Moreau is taut, exciting and unforgettable. But if you’re the sort who goes soft at the thought of animal experimentation or homeless pets, you might want to take your ticket money and make a donation to PETA instead.




From Chicago Free Press

The Island of Dr. Moreau
October 31, 2007
By Lawrence Bommer

Amid all the horrors unleashed in this Halloween-ready tale of terror, there’s a stunning discovery--how relevant H.G. Wells’ melodramatic, Victorian-era cautionary tale is to 2007. Wells knew nothing of bio-engineering, or gene splicing of recombinant DNA, but this scary story of a mad scientist on a tropical island who considers himself the ultimate agent of evolution is warning enough for three centuries. Retold with a passion that never congeals into camp, Robert Kauzlaric’s adaptation, powerfully portrayed in Paul S. Holmquist’s Lifeline Theatre world premiere, offers 90 minutes of thoughtful fright.

Our soul-shocked narrator is a butterfly collector named Edward Prendick (Phil Timerlake in a state of understandable hysteria). He attempts to explain how "terror is a disease" (one, we know, that an entire nation can catch to the detriment of their civil liberties). Prendick’s immersion in sheer fear occurs when he’s shipwrecked, rescued and transported to a "biological station" run by Dr. Moreau, a London physician exiled because of his cruel experiments on laboratory animals. Reviling scientists as "useless God killers," the sailors abandon Prendick to his fate on an isle visited only once a year by a supply ship.

With an entire realm of innocent fauna at his cruel disposal (giving a new meaning to "Animal Farm"), whip-cracking Moreau (Nigel Patterson, revelling in declamatory British acting) busily employs surgical grafts too horrible to contemplate as he transforms beasts to men (rather than, as Prendrick naturally surmises, men to beasts). Shaping their larynxes so they can speak, this early eugenicist teaches them The Law (Never go on four legs, eat flesh or scrape bark from trees). In Moreau’s "House of Pain" he plays God, advancing an "evil-ution" that becomes an anthropomorphic nightmare of escalating violence. He’s aided by his Shakespeare-spouting assistant, Montgomery (Yosh Hayashi, an eager Igor to Moreau’s Frankenstein). Together they intend to upgrade animals into humans, a questionable improvement at best. But instinct will out: Moreau must contend with a reversion to type that ends his experiment in an eruption of bestial revenge. (I love how the animals’ chant of "We Are Men" turns into a much more menacing "We Are Many.")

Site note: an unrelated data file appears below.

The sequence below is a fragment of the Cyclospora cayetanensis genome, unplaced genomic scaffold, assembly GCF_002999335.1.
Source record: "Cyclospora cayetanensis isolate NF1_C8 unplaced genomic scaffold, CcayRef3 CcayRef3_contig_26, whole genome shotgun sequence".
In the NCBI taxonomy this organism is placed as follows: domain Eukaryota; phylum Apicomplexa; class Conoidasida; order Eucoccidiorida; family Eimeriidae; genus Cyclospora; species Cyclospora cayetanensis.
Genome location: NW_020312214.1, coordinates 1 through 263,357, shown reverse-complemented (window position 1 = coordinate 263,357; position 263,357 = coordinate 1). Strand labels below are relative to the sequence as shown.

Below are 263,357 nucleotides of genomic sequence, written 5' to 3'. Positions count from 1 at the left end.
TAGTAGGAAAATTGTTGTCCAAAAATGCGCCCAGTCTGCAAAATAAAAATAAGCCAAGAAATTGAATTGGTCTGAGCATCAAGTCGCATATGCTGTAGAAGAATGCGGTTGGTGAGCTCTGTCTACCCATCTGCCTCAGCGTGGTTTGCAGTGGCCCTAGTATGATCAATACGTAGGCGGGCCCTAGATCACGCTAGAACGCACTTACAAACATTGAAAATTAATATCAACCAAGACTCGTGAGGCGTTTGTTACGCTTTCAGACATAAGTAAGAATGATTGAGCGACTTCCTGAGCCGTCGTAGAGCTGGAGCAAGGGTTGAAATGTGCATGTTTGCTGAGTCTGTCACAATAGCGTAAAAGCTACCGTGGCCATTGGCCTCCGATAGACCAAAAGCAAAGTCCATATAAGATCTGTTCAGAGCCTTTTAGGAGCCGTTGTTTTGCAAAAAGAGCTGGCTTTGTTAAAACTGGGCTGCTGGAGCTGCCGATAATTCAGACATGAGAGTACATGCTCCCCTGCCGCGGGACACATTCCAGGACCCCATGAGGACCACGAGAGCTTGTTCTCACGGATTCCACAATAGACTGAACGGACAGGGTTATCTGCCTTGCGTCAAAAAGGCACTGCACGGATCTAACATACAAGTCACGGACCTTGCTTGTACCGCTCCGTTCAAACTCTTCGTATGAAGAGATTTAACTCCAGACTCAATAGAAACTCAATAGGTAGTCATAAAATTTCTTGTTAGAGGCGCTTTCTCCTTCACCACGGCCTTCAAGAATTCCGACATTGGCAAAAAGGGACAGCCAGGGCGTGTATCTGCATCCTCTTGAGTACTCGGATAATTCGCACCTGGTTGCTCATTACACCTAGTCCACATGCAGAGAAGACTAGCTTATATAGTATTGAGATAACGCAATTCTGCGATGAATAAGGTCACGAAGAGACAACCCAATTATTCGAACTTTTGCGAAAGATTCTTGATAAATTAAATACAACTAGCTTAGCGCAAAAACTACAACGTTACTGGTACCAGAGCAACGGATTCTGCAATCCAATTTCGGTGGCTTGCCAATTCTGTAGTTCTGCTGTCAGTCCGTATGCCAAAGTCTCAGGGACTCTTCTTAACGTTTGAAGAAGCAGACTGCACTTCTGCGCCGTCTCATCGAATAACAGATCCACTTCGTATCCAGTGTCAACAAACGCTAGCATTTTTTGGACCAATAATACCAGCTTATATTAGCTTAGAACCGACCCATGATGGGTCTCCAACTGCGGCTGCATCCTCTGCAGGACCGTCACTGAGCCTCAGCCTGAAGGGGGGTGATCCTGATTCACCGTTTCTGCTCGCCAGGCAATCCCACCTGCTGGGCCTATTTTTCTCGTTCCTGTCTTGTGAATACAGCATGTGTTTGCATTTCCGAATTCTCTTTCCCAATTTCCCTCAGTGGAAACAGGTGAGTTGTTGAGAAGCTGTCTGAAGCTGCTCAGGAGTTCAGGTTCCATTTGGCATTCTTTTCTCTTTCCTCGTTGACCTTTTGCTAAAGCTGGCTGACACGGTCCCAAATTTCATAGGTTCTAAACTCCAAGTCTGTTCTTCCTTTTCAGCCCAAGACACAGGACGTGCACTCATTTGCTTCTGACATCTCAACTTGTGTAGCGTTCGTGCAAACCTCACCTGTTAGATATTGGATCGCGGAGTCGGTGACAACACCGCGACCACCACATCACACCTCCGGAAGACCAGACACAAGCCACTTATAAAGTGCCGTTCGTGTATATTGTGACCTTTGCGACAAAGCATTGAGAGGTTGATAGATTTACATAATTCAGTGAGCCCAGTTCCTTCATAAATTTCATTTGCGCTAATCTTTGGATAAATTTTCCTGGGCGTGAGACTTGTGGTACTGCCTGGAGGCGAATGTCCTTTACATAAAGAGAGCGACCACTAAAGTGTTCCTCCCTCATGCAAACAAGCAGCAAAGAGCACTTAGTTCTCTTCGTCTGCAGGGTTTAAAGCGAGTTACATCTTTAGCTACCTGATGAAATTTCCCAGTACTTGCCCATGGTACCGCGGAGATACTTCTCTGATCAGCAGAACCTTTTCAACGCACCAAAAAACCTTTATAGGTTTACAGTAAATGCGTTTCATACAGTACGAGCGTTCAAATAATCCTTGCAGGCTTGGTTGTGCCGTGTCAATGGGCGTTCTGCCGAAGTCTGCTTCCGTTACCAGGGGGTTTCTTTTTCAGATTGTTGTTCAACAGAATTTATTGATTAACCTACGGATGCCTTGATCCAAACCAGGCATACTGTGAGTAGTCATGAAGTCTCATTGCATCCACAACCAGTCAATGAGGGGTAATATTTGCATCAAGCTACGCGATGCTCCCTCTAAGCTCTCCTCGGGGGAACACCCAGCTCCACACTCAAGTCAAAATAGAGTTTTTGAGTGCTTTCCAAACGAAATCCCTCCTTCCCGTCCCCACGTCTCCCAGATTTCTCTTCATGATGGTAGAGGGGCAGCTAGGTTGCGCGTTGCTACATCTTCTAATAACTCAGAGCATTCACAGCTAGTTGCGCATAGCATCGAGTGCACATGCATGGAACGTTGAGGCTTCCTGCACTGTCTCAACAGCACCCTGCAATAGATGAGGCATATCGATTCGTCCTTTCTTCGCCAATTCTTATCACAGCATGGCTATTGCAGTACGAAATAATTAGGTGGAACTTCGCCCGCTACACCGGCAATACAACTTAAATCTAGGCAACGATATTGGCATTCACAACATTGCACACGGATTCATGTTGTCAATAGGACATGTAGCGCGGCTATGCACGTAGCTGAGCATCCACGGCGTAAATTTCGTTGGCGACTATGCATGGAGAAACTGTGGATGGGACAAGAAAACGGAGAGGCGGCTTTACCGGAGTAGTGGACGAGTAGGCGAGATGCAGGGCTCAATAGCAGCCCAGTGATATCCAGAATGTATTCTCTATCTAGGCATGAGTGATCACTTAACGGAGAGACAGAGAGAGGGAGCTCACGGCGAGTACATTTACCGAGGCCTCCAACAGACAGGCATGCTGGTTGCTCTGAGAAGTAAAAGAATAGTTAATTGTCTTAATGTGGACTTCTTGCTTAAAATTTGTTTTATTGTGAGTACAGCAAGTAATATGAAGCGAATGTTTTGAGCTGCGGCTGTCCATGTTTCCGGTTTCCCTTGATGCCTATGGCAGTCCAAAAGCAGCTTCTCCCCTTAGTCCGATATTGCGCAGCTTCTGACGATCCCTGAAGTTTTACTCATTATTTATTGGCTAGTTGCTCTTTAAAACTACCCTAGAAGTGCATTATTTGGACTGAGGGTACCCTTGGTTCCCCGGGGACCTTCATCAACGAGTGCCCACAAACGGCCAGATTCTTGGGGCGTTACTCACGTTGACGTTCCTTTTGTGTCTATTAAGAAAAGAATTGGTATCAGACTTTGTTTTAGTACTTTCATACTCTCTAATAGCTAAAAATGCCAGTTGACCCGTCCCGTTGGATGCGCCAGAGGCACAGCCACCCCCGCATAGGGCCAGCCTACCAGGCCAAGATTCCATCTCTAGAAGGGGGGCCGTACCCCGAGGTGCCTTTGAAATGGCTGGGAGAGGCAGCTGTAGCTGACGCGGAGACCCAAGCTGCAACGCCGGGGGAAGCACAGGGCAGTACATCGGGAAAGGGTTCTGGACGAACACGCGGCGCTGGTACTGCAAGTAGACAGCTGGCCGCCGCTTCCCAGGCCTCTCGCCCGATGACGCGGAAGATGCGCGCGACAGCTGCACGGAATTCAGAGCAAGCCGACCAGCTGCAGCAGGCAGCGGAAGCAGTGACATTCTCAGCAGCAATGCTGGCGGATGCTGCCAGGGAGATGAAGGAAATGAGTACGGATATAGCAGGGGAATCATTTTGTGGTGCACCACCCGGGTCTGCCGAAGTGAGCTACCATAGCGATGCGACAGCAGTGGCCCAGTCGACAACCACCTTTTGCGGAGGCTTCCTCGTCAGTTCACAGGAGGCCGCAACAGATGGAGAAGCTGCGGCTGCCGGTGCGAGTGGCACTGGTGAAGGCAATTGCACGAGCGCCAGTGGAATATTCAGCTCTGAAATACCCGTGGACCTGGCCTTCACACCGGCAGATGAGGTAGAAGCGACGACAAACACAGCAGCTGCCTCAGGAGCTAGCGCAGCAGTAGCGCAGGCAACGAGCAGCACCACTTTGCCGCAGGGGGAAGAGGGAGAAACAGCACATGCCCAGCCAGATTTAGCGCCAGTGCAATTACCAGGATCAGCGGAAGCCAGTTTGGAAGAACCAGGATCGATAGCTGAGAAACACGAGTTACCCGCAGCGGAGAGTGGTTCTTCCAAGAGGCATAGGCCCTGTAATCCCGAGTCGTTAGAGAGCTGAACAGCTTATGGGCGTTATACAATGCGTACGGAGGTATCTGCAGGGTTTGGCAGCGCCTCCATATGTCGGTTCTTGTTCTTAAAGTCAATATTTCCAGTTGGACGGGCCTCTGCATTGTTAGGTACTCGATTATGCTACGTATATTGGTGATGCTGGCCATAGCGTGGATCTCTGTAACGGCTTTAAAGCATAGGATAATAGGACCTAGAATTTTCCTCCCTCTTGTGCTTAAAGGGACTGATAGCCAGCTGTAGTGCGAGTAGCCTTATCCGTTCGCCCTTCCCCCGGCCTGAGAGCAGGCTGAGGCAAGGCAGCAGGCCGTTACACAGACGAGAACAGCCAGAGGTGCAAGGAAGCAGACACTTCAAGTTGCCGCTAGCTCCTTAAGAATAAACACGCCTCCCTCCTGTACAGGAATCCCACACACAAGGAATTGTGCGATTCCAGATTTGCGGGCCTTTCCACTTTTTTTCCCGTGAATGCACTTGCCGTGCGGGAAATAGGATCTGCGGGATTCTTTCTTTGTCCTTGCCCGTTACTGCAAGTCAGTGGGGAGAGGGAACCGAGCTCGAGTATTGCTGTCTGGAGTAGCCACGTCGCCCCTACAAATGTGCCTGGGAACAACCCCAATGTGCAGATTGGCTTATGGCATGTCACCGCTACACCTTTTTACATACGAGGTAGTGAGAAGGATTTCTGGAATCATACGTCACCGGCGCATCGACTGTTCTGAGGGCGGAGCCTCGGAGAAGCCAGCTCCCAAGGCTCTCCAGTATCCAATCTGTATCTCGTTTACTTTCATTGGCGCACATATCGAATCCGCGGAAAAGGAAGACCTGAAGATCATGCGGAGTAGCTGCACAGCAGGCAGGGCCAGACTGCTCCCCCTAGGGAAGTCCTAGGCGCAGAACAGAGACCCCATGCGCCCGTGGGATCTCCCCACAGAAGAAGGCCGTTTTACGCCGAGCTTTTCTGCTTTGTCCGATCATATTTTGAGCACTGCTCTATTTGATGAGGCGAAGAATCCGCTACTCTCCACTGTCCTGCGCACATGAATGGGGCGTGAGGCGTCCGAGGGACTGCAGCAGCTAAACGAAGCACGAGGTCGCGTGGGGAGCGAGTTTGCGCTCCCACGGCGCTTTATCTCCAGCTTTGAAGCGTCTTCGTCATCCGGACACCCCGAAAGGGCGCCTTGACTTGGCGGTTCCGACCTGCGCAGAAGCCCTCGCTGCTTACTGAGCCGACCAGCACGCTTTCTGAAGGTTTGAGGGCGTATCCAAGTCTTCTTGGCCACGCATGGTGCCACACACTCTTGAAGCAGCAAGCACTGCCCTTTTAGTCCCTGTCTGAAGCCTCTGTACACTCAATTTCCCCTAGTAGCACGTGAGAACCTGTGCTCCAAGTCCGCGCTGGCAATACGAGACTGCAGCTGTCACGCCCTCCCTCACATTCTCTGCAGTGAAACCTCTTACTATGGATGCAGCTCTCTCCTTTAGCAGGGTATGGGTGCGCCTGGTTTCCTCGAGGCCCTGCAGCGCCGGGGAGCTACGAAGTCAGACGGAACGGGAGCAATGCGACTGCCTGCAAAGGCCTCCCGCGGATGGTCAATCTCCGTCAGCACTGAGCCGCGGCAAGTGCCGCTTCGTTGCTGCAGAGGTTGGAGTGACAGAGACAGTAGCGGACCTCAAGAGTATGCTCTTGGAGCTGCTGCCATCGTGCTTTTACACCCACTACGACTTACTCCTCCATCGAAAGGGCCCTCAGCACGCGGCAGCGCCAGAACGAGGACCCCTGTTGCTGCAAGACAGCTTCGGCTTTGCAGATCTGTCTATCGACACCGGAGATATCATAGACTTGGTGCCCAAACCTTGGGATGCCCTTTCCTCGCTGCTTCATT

What’s curiously endearing about this neo-Faustian tale of human presumption in co-opting and corrupting natural selection is not the portrait of social Darwinism gone apeshit. It’s the power of these human hybrids, oddly moving in Kimberly G. Morris’ marvelous masks and costumes, to touch us. Morphed into semi-humans, these botched apes, sheep, pumas, and bears are marvelous creations, whether as theater and literature, reason enough to see this enormously entertaining blast from the past.